Coevolving Innovations

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System types as purposeful, and displaying choice

Russell Ackoff has a four-way categorization of systems that I’ve found useful, and often shows up in my presentations.  I’ve had a history of citing a 1996 article that is peer-reviewed.  However, when I first saw him in person, speaking with an overhead slide projector in 1997, I recalled a slightly different language.  I’ve now discovered an article that is consistent with my memory.

In 1996, Ackoff & Gharajedaghi wrote (in a language consistent with the Ackoff & Emery 1972 On Purposeful Systems book):

Whatever one considers a system to be — and there is considerable agreement as to what a system is — there are obviously different ways of classifying them.  For example, they can be classified by size, by discipline (physical, biological, psychological, and so on), by location, by function, and many other ways as well.  The choice of a classification scheme normally depends on its intended use.  For our purposes — examining the consequences of mismatching systems and their models — the critical classifying variable is purpose and purpose is a matter of choice.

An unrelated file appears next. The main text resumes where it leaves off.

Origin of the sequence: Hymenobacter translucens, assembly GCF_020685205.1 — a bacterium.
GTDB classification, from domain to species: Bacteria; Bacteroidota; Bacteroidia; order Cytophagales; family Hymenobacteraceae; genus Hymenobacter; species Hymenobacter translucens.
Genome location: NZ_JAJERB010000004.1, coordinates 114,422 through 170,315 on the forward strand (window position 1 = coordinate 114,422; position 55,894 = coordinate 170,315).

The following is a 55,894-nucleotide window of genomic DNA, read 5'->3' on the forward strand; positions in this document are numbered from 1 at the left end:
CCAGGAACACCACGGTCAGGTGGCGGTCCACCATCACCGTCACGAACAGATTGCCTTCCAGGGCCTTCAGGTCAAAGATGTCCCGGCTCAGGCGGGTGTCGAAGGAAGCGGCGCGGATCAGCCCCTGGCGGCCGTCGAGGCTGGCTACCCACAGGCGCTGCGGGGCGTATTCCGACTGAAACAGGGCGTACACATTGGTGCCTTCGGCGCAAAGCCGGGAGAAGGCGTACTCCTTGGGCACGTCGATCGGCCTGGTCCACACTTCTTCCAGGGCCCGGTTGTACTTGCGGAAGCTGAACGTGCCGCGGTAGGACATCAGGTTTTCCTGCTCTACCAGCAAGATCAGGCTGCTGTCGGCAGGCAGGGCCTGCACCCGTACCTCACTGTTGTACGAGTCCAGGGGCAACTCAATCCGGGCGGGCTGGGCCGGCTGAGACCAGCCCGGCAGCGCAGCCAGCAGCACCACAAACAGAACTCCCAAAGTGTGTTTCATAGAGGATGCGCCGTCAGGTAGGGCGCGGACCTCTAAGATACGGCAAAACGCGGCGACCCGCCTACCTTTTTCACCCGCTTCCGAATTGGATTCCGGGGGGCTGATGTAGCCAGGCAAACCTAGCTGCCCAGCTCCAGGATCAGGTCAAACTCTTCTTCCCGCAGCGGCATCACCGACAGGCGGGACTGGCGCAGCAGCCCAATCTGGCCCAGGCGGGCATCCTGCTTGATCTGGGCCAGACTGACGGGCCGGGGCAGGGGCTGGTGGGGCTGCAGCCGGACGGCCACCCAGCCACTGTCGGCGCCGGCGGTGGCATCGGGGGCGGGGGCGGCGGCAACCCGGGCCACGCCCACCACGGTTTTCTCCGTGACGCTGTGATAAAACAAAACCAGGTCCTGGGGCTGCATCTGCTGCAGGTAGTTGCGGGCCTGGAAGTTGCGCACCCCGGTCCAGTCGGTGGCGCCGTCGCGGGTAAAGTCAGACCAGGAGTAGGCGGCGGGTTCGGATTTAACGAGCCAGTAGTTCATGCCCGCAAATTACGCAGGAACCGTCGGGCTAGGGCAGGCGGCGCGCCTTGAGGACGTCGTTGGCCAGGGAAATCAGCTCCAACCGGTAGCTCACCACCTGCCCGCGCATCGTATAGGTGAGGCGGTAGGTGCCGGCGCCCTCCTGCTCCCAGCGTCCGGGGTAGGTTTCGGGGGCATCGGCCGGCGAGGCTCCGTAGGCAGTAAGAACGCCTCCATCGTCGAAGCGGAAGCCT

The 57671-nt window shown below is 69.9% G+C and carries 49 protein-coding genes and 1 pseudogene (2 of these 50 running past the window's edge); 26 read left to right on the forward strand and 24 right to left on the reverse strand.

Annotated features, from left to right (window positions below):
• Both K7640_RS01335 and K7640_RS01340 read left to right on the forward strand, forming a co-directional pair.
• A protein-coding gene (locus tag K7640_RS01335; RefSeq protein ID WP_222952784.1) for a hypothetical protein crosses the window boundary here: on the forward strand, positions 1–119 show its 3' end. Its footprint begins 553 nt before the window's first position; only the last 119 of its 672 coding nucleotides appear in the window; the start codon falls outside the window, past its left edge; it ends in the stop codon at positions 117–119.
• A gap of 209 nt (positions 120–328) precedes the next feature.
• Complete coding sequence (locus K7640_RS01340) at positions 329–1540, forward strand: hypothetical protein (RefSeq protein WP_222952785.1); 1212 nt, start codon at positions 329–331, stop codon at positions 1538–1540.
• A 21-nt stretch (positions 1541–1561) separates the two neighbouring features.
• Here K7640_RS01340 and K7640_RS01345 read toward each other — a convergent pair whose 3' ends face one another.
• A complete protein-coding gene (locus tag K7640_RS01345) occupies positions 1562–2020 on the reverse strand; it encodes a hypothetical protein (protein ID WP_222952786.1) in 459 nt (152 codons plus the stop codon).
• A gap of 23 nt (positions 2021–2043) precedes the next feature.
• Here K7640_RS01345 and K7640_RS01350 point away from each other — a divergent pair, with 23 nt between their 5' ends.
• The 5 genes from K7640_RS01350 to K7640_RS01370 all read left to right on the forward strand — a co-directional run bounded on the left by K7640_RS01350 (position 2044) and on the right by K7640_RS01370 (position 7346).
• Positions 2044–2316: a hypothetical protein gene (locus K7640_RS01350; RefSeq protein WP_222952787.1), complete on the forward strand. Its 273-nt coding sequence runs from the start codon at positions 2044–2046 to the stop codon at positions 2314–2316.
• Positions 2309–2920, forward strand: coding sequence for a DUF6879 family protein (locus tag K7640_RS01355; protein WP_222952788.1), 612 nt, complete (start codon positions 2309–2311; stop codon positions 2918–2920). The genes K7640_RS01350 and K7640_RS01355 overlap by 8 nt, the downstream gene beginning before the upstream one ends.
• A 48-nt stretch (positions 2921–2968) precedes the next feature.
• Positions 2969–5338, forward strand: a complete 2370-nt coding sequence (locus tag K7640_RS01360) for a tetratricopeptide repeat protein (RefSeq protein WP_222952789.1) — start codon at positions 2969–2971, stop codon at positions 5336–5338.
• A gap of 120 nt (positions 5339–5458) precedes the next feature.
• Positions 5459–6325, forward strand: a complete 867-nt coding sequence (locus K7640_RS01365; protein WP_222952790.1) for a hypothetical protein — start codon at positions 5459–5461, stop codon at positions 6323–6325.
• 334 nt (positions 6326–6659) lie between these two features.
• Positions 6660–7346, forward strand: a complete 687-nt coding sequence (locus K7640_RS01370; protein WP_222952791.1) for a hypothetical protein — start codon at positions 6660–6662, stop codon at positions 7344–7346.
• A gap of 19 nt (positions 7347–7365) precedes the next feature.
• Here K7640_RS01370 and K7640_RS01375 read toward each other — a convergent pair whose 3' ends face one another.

An entity is purposeful if it can produce (1) the same functionally defined outcome in different ways in the same environment, and (2) functionally different outcomes in the same and different environments.  Although the ability to make choices is necessary for purposefulness, it is not sufficient.  An entity that can behave differently but produce only one outcome in any one of a set of different environments is goal-seeking, not purposeful.  

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Russell Ackoff has a four-way categorization of systems that I’ve found useful, and often shows up in my presentations.  I’ve had a history of citing a 1996 article that is peer-reviewed.  However, when I first saw him in person, speaking with an overhead slide projector in 1997, I recalled a slightly different language.  I’ve now discovered an article that is consistent with my memory.